Nancy D. Goldfarb, “Charity as Purchase: Buying Self-Approval in Melville’s ‘Bartleby, the Scrivener’” (pp. 233–261)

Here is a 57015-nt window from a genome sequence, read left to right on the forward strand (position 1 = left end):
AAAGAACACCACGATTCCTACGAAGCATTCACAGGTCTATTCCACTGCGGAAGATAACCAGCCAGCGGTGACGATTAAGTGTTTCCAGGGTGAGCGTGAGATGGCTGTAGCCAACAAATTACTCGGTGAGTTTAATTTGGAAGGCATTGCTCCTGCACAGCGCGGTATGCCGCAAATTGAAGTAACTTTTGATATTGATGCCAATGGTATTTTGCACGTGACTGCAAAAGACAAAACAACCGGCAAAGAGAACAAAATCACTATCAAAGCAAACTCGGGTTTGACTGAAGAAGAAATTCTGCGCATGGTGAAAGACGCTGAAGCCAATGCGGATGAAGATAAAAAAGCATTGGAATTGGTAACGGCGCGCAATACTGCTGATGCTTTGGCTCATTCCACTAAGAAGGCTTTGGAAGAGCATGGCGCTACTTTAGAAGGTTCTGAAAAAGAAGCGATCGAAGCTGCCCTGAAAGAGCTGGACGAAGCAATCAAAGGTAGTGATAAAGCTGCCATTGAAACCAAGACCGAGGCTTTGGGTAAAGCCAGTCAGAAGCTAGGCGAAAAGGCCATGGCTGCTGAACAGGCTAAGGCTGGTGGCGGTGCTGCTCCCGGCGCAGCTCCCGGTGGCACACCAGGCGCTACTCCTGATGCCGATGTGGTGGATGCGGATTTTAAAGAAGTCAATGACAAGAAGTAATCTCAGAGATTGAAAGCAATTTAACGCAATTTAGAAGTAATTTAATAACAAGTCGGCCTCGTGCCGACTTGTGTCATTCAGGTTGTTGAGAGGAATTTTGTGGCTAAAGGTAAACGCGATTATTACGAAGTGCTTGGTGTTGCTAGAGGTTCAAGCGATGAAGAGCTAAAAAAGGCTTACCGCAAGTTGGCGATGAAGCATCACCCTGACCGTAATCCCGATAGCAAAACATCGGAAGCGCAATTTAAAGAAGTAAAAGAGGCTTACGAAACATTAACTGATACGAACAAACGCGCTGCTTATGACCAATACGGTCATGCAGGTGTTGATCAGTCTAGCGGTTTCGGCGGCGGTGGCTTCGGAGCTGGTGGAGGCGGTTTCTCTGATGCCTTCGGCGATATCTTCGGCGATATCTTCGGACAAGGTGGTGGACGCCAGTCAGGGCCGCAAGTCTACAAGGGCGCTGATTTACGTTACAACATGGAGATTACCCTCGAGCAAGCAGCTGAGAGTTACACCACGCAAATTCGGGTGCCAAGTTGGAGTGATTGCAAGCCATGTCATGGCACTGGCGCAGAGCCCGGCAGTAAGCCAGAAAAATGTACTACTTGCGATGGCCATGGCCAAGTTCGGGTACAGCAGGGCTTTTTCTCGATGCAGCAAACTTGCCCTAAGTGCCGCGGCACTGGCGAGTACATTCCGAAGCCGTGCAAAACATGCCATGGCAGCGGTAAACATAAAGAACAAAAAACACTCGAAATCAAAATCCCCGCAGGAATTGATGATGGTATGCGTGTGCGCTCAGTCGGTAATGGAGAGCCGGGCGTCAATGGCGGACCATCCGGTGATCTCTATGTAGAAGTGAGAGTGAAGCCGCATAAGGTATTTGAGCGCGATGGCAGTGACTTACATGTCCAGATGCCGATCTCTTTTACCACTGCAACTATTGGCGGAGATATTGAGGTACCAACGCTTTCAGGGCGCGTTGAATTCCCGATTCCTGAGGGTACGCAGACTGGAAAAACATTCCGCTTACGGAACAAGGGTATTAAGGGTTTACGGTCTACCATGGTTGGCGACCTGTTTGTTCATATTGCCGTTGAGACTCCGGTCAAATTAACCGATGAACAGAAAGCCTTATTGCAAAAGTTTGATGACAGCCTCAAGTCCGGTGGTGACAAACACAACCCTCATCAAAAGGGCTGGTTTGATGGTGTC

This essay examines Herman Melville’s “Bartleby, the Scrivener” (1853) in light of recent scholarship in philanthropic studies. Through the lawyer-narrator, Melville’s story discreetly challenges the representation of charity as a viable means of redistributing wealth and restoring balance to an unequal social structure. The narrator masterfully employs the rhetoric of charity to negotiate his role in Bartleby’s tragic outcome, generating a self-promoting narrative that deflects potential criticism. His charitable acts toward Bartleby do not fulfill Kenneth Boulding’s criterion for philanthropy as a “one-way transfer”; rather, they constitute an exchange. In return for his financial gifts, the lawyer assuages his guilt and cheaply purchases “a delicious self-approval.” The story demonstrates the extent to which the profit-oriented culture represented by Wall Street is antithetical to a sense of obligation for others. By neglecting his civic responsibility and excessively valuing money, the narrator finds himself incapable of a spiritual connection with Bartleby and, despairing of his ability to assist his employee, instead offers him charity. Once the lawyer begins to perceive Bartleby as useful, the potential of charity to express human fellowship transforms into a means to profit. “Bartleby” demonstrates how in late capitalism the needy cease to be seen as individual human beings and subjects of their own lives. Rather, they are seen as an occasion for a purchase, an opportunity to achieve one’s objectives by means of what are now tax-deductible donations.